Cisco Goes Compact With Catalyst Switches

The Catalyst switching family is one of the biggest products lines at Cisco. It’s a product line that is now expanding with its smallest entrants yet.

Cisco today announced the new Catalyst 3560-C and Catalyst 2960-C Compact Series of switches. The new compact switches are part of a Cisco effort to expand the availability of networking for retail, medical, industrial and other vertical markets.

Laura Finkelstein, senior director, Switch Marketing, Cisco Borderless Networks Group told that the new Catalyst C-series switches are approximately half the size of a Microsoft Xbox gaming console. The new compact switches, however, retain the same features as their larger Catalyst brethren.

Finkelstein noted that Cisco has had compact workgroup switches available in the past, including some under the Linksys brand name, though those switches were unmanaged. With the Catalyst C-series, Cisco’s TrustSec security framework is fully enabled to provide hop-to-hop security for networks. TrustSec debuted in the Catalyst switch family in March of 2010. The technology expands on the ideas of Network Access Control (NAC) with additional network intelligence and compliance capabilities.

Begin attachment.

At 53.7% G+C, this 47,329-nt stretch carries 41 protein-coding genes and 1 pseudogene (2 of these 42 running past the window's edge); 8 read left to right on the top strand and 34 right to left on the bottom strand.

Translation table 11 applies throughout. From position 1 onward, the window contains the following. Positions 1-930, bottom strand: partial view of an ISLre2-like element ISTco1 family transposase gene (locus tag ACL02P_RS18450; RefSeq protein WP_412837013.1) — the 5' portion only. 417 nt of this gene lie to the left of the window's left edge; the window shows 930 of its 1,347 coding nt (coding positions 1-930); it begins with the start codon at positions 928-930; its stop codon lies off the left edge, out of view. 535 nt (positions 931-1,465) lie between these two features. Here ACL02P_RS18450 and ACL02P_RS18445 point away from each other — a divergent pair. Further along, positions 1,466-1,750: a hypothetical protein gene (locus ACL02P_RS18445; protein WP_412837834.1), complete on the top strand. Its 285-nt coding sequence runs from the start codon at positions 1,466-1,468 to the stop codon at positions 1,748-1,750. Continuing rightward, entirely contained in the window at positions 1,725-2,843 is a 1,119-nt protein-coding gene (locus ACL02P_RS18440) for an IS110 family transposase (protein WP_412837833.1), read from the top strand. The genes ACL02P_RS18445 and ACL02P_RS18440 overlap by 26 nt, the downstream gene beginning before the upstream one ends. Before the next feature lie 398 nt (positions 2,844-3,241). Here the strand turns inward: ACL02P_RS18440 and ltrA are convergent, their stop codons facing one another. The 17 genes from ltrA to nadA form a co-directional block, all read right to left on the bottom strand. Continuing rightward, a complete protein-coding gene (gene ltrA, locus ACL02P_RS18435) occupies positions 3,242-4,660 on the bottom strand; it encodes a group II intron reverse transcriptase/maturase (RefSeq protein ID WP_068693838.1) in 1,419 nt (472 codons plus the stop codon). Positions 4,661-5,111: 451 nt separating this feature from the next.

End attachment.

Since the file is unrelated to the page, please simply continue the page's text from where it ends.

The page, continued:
The c-class switches are intended to be deployed at a distance from the main network wiring closet, where power outlets may be limited. As such, Cisco has embedded some advance Power over Ethernet Plus (PoE
+) capabilities to enable power to pass through the c-class switches.

“Two of the c-class switches are very special in that they actually don’t have their own power supply, they are powered directly from the back-end switch in the wiring closet,” Finkelstein said. “One of the switches can also pass through power to the devices that it is attached too.”

From a usability perspective, the compact switches benefit from automatic quality of service (AutoQoS) and Auto SmartPorts for automatically configuring the switch.

“Auto SmartPorts is the ability to just plug in the device and have pre-configured templates that recognizes devices like IP phones and configures the port appropriately for the devices,” Finkelstein said. “AutoQoS is about making sure that the right priority is given to the device for quality of service. It’s an easy way to setup your network.”

From an engineering perspective, Cisco did a number of things in order to make a compact version of the Catalyst. Among the innovations are custom ASICs as well as new thermal design in order to make the compact switches.

“As you can imagine, over time we’ll look at supplying more and more to the power pass through so more devices can be covered,” Finkelstein said. “We’ll also be looking at other types of problems that we want to solve in the industry that traditional switches don’t solve.”

Sean Michael Kerner is a senior editor at, the news service of, the network for technology professionals.

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